جہاں جہاں وہ ٹکڑے گرے وہیں وہیں پر بھگتی کے مندر تعمیر ہوتے گئے۔ شیوا ان مندروں کی حفاظت کے لئے بھیرو کی شکل میں آتا ہے اور بھیرو کوتوال کے نام سے جانا جاتا ہے۔ کوتوال کے علاوہ بھیرو راہو اور یوگیوں کے دیوتا کے نام سے بھی جانا جاتا ہے۔ یوگی اور تانترک بھگت شدھی حاصل کرنے کے لئے خاص منتروں کی پڑھائی کے ساتھ ساتھ کئی طرح کی جسمانی مشقتیں بھی کرتے ہیں۔ یوگا اور تانترک یہ مشقیں نروان حاصل کرنے کے لئے کی جاتی ہیں۔ ان مشقوں کا ذکر بارہا گرو رجنیش المعروف اوشو نے بھی کیا ہے۔

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Urban rehabilitation: The rebirth of Lahore’s Gali Surjan Singh

An exciting report has been published on The Express Tribune about the renovation of Surjan Singh Street by the Punjab Govt with the help of Aga Khan Trust for Culture and World bank. Walled street is a gift of our ancestors with rich heritage to be proud of. We hope more such projects start and preserve this invaluable heritage.

Plaque of the renovated lane fixed next to an old lamp. A view of the street from the Delhi Gate. Residents of Surjan Singh Gali sip tea in their lane. PHOTO: EXPRESS TRIBUNE/HASSAN NAQVI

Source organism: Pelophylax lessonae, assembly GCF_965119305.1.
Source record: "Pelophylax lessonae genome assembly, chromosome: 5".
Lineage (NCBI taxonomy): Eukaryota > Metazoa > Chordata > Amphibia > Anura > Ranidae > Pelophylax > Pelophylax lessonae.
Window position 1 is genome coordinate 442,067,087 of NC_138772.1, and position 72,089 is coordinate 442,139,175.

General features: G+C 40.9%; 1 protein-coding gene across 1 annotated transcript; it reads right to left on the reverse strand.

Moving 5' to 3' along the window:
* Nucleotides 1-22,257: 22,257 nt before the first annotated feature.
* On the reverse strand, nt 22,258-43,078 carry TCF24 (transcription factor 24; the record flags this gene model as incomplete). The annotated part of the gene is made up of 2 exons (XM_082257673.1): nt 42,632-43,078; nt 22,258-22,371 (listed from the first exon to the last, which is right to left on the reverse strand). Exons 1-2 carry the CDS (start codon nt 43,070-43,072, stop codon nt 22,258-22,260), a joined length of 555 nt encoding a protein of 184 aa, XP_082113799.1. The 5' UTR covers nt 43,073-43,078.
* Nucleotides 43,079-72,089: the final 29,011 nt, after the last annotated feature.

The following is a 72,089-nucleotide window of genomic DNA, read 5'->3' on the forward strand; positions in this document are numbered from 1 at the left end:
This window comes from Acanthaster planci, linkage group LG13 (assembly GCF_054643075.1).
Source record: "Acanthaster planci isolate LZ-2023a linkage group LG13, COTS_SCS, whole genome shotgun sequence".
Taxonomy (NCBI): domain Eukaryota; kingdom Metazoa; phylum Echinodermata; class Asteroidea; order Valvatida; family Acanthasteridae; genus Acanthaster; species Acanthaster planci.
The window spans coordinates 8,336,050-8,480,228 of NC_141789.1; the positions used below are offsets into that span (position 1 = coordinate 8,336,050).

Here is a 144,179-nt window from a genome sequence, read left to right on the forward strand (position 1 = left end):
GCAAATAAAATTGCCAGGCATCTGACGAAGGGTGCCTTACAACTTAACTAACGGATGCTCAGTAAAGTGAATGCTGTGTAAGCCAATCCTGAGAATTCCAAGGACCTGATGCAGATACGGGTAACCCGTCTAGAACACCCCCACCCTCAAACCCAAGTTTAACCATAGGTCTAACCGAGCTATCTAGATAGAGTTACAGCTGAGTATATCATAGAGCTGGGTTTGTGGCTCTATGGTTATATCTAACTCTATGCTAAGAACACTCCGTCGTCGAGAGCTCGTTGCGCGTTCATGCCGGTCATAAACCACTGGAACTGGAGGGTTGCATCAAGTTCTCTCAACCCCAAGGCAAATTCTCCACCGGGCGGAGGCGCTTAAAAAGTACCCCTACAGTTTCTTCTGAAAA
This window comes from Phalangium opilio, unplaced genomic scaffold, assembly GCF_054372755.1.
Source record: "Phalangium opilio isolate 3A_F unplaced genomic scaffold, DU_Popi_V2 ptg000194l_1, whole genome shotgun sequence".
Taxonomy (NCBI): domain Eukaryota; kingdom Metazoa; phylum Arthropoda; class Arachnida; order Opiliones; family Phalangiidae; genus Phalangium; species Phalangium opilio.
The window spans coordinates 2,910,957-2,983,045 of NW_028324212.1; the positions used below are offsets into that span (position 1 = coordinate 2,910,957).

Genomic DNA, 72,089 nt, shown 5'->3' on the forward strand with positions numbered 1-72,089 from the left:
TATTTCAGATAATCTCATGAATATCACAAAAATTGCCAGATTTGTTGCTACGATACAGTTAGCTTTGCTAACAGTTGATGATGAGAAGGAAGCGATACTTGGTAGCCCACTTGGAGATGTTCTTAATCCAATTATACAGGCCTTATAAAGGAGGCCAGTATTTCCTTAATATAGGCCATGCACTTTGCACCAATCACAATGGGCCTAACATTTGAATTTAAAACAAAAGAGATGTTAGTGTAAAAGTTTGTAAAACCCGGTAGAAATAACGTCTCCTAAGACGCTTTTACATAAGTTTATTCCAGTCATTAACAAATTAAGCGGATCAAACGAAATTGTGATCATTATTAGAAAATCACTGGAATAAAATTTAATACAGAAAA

Plaque of the renovated lane fixed next to an old lamp. A view of the street from the Delhi Gate. Residents of Surjan Singh Gali sip tea in their lane. PHOTO: EXPRESS TRIBUNE/HASSAN NAQVI

Lahore: Located inside the Walled City’s Delhi Gate, Gali Surjan Singh is home to 13 residences. This week, conservation work on these homes and in the area received an ‘honourable mention’ from the UNESCO Asia-Pacific Awards for Cultural Heritage Conservation for “efforts of private individuals and organisations that have successfully restored and conserved structures and buildings of heritage value”.
The Gali Surjan Singh project includes a restoration of heritage architecture, replacement of infrastructure and services, including underground telecommunications, electricity, gas, water and sewerage. A total of 23 houses have been restored as part of the project, 13 of which were fully restored, and encroachments removed. Approximately Rs20 million was spent in the restoration of these 13 homes.
Gali Surjan Singh is named after Hakim Surjan Singh and it is believed that it dates back to the period of Maharaja Ranjeet Singh in 1849. In 2007, the Punjab government received financial support from the World Bank and technical and financial assistance from the Aga Khan Trust for Culture (AKTC) in order to begin a project of urban rehabilitation here that took into consideration the area’s historic nature and the lives of current residents. Continue reading

My Eternal City

Lahore, Lahore aye.
By Pran Nevile

My Eternal City